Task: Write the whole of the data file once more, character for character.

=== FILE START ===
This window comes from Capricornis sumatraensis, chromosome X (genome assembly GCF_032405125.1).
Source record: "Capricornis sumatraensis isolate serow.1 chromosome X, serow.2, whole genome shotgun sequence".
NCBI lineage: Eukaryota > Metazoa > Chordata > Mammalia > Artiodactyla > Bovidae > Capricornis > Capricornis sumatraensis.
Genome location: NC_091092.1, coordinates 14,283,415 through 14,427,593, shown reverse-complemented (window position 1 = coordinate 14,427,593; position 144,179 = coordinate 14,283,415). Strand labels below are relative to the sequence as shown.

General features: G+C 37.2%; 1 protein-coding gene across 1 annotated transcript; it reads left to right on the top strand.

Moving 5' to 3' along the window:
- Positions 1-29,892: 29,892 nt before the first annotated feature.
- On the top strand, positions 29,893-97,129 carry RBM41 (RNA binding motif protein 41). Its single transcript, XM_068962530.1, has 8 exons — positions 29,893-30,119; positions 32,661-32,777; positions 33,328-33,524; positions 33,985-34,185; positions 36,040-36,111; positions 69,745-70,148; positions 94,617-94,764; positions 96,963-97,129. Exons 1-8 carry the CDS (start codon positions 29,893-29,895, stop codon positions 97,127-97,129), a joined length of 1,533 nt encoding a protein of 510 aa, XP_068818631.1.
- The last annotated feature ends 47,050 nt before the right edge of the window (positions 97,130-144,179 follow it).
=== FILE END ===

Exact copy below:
This window comes from Capricornis sumatraensis, chromosome X (genome assembly GCF_032405125.1).
Source record: "Capricornis sumatraensis isolate serow.1 chromosome X, serow.2, whole genome shotgun sequence".
NCBI lineage: Eukaryota > Metazoa > Chordata > Mammalia > Artiodactyla > Bovidae > Capricornis > Capricornis sumatraensis.
Genome location: NC_091092.1, coordinates 14,283,415 through 14,427,593, shown reverse-complemented (window position 1 = coordinate 14,427,593; position 144,179 = coordinate 14,283,415). Strand labels below are relative to the sequence as shown.

General features: G+C 37.2%; 1 protein-coding gene across 1 annotated transcript; it reads left to right on the top strand.

Moving 5' to 3' along the window:
- Positions 1-29,892: 29,892 nt before the first annotated feature.
- On the top strand, positions 29,893-97,129 carry RBM41 (RNA binding motif protein 41). Its single transcript, XM_068962530.1, has 8 exons — positions 29,893-30,119; positions 32,661-32,777; positions 33,328-33,524; positions 33,985-34,185; positions 36,040-36,111; positions 69,745-70,148; positions 94,617-94,764; positions 96,963-97,129. Exons 1-8 carry the CDS (start codon positions 29,893-29,895, stop codon positions 97,127-97,129), a joined length of 1,533 nt encoding a protein of 510 aa, XP_068818631.1.
- The last annotated feature ends 47,050 nt before the right edge of the window (positions 97,130-144,179 follow it).